North Carolina’s 2013 legislative sessions exposed McCrory’s inability to stand up to the extremism that had brought him to power. While Republican governors like John Kasich expanded Medicaid to insure health care for citizens of his state under the Affordable Care Act, McCrory went along with extremists in the Legislature and denied Medicaid expansion to half a million North Carolinians.
A majority of those who were denied access to health care were poor, white people in rural counties who had voted for McCrory. When a fellow Republican mayor from Belhaven, North Carolina, reached out asking McCrory to help save the town’s hospital, McCrory said there was nothing he could do.
Later that summer, the Supreme Court’s Shelby decision removed preclearance requirements for changes to voting laws in states formerly covered by the Voting Rights Act. Within days, McCrory signed the worst voter suppression bill in the nation. The North Carolina NAACP sued immediately, and after three years of litigation, a federal court made clear the law had intentionally targeted African-Americans with “almost surgical precision.”
But North Carolinians knew we could not afford to wait quietly while democracy was under attack. In spring 2013, when the voter suppression bill was still making its way through the Legislature, “Moral Mondays” emerged as the direct action of concerned citizens against the unconstitutional takeover of our state.
Over a thousand North Carolinians were arrested in the largest state-government focused civil disobedience campaign in US history (arrests that would later be thrown out by a state superior court judge). We took our stand in public, and we exposed the vulnerability of divide-and-conquer tactics to cross-racial, cross-class fusion coalition building.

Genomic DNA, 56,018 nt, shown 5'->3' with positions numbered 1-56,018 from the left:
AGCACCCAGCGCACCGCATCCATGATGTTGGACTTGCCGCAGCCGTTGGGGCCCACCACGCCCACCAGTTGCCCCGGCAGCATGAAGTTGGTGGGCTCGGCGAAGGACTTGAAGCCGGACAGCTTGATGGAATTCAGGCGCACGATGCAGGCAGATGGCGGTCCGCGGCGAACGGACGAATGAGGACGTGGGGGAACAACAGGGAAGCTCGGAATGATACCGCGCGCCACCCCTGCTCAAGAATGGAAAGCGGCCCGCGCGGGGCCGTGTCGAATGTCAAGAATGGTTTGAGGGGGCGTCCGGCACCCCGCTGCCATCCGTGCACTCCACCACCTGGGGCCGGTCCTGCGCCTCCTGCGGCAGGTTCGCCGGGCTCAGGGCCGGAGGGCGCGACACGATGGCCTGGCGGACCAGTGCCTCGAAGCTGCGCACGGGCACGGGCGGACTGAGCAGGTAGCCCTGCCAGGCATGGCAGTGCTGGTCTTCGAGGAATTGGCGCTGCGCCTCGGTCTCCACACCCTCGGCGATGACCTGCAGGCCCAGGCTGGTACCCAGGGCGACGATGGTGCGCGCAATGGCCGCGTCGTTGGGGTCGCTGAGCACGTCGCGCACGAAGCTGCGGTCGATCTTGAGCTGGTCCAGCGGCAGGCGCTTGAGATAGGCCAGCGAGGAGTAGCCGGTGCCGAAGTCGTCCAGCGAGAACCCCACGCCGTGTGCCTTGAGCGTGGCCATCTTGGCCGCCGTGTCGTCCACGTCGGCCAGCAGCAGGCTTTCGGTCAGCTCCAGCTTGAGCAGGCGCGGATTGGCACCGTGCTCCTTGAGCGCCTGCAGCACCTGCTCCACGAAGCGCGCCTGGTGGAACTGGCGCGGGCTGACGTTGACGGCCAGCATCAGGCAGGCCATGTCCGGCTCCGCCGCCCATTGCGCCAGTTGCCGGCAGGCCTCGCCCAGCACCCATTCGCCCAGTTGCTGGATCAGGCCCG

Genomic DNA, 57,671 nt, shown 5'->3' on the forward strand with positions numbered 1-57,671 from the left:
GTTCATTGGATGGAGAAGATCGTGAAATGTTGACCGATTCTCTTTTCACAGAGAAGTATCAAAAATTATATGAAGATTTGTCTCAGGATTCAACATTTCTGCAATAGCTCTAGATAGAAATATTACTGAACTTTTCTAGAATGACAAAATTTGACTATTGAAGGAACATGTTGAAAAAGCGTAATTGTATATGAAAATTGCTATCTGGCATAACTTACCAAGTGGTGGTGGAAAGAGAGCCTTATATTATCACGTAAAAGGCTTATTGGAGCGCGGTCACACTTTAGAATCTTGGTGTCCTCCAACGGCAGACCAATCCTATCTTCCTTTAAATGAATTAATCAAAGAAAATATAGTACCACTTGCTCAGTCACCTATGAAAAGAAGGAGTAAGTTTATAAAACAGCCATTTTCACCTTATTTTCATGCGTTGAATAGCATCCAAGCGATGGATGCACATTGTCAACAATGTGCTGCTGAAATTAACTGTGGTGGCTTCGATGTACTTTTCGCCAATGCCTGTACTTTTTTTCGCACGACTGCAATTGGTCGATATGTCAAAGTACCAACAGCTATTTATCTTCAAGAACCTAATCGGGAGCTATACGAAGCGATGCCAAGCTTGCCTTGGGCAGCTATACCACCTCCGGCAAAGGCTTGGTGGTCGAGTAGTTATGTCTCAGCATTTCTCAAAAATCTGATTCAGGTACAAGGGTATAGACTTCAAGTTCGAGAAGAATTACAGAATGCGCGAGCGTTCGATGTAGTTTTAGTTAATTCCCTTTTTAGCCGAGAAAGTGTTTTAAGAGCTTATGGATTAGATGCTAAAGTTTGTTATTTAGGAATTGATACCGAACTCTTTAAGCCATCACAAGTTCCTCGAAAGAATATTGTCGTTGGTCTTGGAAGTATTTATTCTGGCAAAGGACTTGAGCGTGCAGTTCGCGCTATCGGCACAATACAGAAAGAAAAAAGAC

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In this year’s re-election bid, McCrory’s team tried to use HB2, the so-called “bathroom bill,” to rally a base around fear of transgender neighbors. It didn’t work. We pointed out that the bill wasn’t about bathrooms at all. HB2 attempted to codify discrimination, denied all North Carolinians the right to challenge employment discrimination in state court, and overrode municipal living wage campaigns.
That’s why workers stood with preachers and LGBTQ activists stood with the business community to oppose the bill. This moral, fusion organizing effort persuaded a majority of North Carolinians to make McCrory the first governor in our state’s history to lose a re-election bid.
Along with much of the rest of the country, North Carolina fell victim this year to the extremism exploited by Donald Trump. But we could not be deceived by the extremism we have endured under Pat McCrory. Though we know too well that America faces some tough days ahead, this moral victory should give all Americans reason to hope that we can revive the heart of our democracy and move forward together to a more perfect union.